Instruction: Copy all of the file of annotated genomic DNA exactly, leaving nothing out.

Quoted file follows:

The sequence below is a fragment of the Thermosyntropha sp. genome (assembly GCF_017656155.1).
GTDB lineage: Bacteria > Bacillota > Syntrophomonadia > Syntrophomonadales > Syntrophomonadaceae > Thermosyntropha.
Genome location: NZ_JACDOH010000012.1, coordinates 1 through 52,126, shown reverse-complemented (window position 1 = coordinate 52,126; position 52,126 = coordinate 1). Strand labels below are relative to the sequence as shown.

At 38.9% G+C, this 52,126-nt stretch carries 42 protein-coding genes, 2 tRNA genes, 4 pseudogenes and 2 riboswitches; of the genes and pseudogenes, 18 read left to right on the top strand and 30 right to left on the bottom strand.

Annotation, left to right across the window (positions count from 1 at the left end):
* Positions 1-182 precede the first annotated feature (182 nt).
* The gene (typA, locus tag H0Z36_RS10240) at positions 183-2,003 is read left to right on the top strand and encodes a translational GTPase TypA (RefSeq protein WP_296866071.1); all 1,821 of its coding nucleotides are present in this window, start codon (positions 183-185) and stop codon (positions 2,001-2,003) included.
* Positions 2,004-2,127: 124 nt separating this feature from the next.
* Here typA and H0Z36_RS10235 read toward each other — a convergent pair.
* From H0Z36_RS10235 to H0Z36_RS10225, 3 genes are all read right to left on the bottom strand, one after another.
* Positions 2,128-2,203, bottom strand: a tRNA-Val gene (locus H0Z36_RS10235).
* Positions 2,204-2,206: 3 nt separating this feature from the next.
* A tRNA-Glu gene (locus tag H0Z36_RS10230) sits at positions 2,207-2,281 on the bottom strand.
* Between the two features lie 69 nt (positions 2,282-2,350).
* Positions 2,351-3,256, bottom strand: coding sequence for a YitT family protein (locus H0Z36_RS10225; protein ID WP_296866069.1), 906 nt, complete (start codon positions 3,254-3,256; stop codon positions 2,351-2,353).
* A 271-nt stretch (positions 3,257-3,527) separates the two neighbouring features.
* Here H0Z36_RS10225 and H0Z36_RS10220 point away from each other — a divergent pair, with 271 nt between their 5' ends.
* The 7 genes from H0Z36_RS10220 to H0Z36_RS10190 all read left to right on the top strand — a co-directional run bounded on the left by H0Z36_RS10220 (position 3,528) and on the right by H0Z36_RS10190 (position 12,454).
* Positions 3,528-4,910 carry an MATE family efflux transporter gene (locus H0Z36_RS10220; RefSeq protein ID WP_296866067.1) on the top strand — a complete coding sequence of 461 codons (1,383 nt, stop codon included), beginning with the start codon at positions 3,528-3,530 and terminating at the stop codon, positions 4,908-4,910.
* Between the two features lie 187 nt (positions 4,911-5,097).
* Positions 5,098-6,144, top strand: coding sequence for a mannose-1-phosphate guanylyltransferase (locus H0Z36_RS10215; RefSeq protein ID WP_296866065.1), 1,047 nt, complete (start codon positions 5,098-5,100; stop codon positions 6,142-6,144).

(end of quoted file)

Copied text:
The sequence below is a fragment of the Thermosyntropha sp. genome (assembly GCF_017656155.1).
GTDB lineage: Bacteria > Bacillota > Syntrophomonadia > Syntrophomonadales > Syntrophomonadaceae > Thermosyntropha.
Genome location: NZ_JACDOH010000012.1, coordinates 1 through 52,126, shown reverse-complemented (window position 1 = coordinate 52,126; position 52,126 = coordinate 1). Strand labels below are relative to the sequence as shown.

At 38.9% G+C, this 52,126-nt stretch carries 42 protein-coding genes, 2 tRNA genes, 4 pseudogenes and 2 riboswitches; of the genes and pseudogenes, 18 read left to right on the top strand and 30 right to left on the bottom strand.

Annotation, left to right across the window (positions count from 1 at the left end):
* Positions 1-182 precede the first annotated feature (182 nt).
* The gene (typA, locus tag H0Z36_RS10240) at positions 183-2,003 is read left to right on the top strand and encodes a translational GTPase TypA (RefSeq protein WP_296866071.1); all 1,821 of its coding nucleotides are present in this window, start codon (positions 183-185) and stop codon (positions 2,001-2,003) included.
* Positions 2,004-2,127: 124 nt separating this feature from the next.
* Here typA and H0Z36_RS10235 read toward each other — a convergent pair.
* From H0Z36_RS10235 to H0Z36_RS10225, 3 genes are all read right to left on the bottom strand, one after another.
* Positions 2,128-2,203, bottom strand: a tRNA-Val gene (locus H0Z36_RS10235).
* Positions 2,204-2,206: 3 nt separating this feature from the next.
* A tRNA-Glu gene (locus tag H0Z36_RS10230) sits at positions 2,207-2,281 on the bottom strand.
* Between the two features lie 69 nt (positions 2,282-2,350).
* Positions 2,351-3,256, bottom strand: coding sequence for a YitT family protein (locus H0Z36_RS10225; protein ID WP_296866069.1), 906 nt, complete (start codon positions 3,254-3,256; stop codon positions 2,351-2,353).
* A 271-nt stretch (positions 3,257-3,527) separates the two neighbouring features.
* Here H0Z36_RS10225 and H0Z36_RS10220 point away from each other — a divergent pair, with 271 nt between their 5' ends.
* The 7 genes from H0Z36_RS10220 to H0Z36_RS10190 all read left to right on the top strand — a co-directional run bounded on the left by H0Z36_RS10220 (position 3,528) and on the right by H0Z36_RS10190 (position 12,454).
* Positions 3,528-4,910 carry an MATE family efflux transporter gene (locus H0Z36_RS10220; RefSeq protein ID WP_296866067.1) on the top strand — a complete coding sequence of 461 codons (1,383 nt, stop codon included), beginning with the start codon at positions 3,528-3,530 and terminating at the stop codon, positions 4,908-4,910.
* Between the two features lie 187 nt (positions 4,911-5,097).
* Positions 5,098-6,144, top strand: coding sequence for a mannose-1-phosphate guanylyltransferase (locus H0Z36_RS10215; RefSeq protein ID WP_296866065.1), 1,047 nt, complete (start codon positions 5,098-5,100; stop codon positions 6,142-6,144).